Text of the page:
Today, wine is a religion for people of all conditions who do not give up pairing a meal with a good broth and even travel half the world if necessary to see in situ how their favorite bouquets appear in so many wineries open to tourism. But the viticulture it is also a business. And a way of life. And the roots of the tree in so many areas of the rural world.
Indispensable in the libations of the protagonists of the Decameron, Boccaccio’s work where ten young people are secluded on the outskirts of Florence fleeing from the Black Death, another pandemic, that of the coronavirus, has made a dent in this activity with many branches, from farmers , cooperatives and wineries to appellations of origin (DO), distributors and, of course, consumers. The covid has caused a drop in sales of 18% in 2020. On average, because many “small wineries, which only sell in the national market and sometimes in their proximity area, they have had a bad time», Unlike those that have been supported abroad, which are usually the largest.
Sales fell on average 18% last year due to the health crisis
As the general director of the Spanish Wine Federation adds, Jose Luis Benitez, the total or partial closure for so long of the hospitality industry, particularly restaurants, has caused a 40% decrease in turnover in that channel. It is true that household consumption increased by 30%, but this rise has been insufficient to compensate for the losses in the horeca activity.
Jose Luis Lapuente, general director of DO Rioja, whose 576 wineries account for 30% of the production of Spanish bottled wine, assures that this territory “has endured without serious injuries. Let’s say you came out of the accident alive and it’s a good starting point for 2021, which is not being easy at all. We are having a hard time starting “, due to the new waves of infections and restrictions. Without forgetting the sinkhole in the visits to wineries -the so-called wine tourism– which fell by 76% in 2020: from 860,000 to 226,000.
Spain could be said to be a wine paradise. With 940,000 hectares, it is the number one country in the world in vineyard area. Only Ceuta and Melilla do not have vines. Conditioned by the climate, wine production is variable and, on average, is between 42 and 44 million hectoliters (between 4,200 and 4,400 million liters), but, as Benítez points out, it may touch 46 in 2020 or go down to 39, as in 2019. If the rain is generous, it can reach 52 in 2013. If the countries that buy the most Spanish wine have also had good harvests, a collapse in prices is inevitable. It is the problem of the overproduction. Hence, last year a rule was approved to limit it in areas not covered by any of the 97 appellations of origin (DO) and 42 protected geographical indications (PGI) that exist in the country, some demarcations, by the way, that already they set their own performance limitations primarily to enhance quality.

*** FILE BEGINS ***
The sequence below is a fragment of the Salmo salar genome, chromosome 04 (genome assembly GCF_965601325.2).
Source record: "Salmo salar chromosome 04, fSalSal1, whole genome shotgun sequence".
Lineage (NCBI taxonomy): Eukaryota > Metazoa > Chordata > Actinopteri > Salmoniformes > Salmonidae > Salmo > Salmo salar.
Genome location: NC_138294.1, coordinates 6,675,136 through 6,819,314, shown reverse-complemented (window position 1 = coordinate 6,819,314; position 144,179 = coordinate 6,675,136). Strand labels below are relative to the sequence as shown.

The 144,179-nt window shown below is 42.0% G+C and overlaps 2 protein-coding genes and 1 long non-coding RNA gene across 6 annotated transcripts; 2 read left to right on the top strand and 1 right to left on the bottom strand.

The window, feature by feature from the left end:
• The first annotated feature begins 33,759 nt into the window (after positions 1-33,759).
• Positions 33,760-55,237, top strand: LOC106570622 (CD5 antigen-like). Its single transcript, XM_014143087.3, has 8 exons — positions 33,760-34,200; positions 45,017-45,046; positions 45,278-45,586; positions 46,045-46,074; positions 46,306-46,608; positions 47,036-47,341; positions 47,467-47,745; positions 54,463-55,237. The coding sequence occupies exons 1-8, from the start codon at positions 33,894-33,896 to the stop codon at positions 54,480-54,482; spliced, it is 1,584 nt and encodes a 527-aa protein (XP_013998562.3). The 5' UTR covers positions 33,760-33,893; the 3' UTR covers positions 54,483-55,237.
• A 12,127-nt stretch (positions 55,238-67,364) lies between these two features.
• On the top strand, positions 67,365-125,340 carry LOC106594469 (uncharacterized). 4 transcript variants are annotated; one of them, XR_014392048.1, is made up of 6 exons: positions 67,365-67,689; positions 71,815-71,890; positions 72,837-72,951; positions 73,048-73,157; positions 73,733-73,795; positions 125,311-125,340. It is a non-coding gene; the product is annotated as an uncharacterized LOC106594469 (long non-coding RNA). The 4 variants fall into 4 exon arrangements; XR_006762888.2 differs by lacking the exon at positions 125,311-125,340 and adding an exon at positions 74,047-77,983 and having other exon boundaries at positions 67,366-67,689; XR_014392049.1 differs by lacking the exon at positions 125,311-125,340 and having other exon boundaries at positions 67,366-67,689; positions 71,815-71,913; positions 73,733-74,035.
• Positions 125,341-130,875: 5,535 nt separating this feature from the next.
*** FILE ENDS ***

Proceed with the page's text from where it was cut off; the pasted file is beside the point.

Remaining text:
Javier Gandia He is the general manager of the Vicente Gandía winery. Founded in 1885, it is the largest in the Valencian Community, with 150 employees, a turnover of 40 million euros and a production of almost 30 million bottles. It insists on the overproduction of “certain areas”, a circumstance that occurred in 2020 due to the good harvest and the drop in consumption. Of course, France and Italy suffered frosts in April, at the worst time, and that could release the surpluses.
The territory with the highest volume of Spanish wine is Castilla la Mancha, which concentrates half of the hectares of the sector. In this territory, as in all the others, DO and specialized wineries that produce quality wines have emerged, but the bulk of their production is sold in bulk, which in Spain represents half of the 44 million hectoliters that are produced. Gandía recalls that bulk “is what we all originally made. Then it began to be bottled. Those from Rioja were taught by the French and that is why they were ahead of us ». That non-bottled wine is mostly sold abroad. To Germany, as a base for sparkling wines, and especially to France and Italy, who bottle and market them as their own.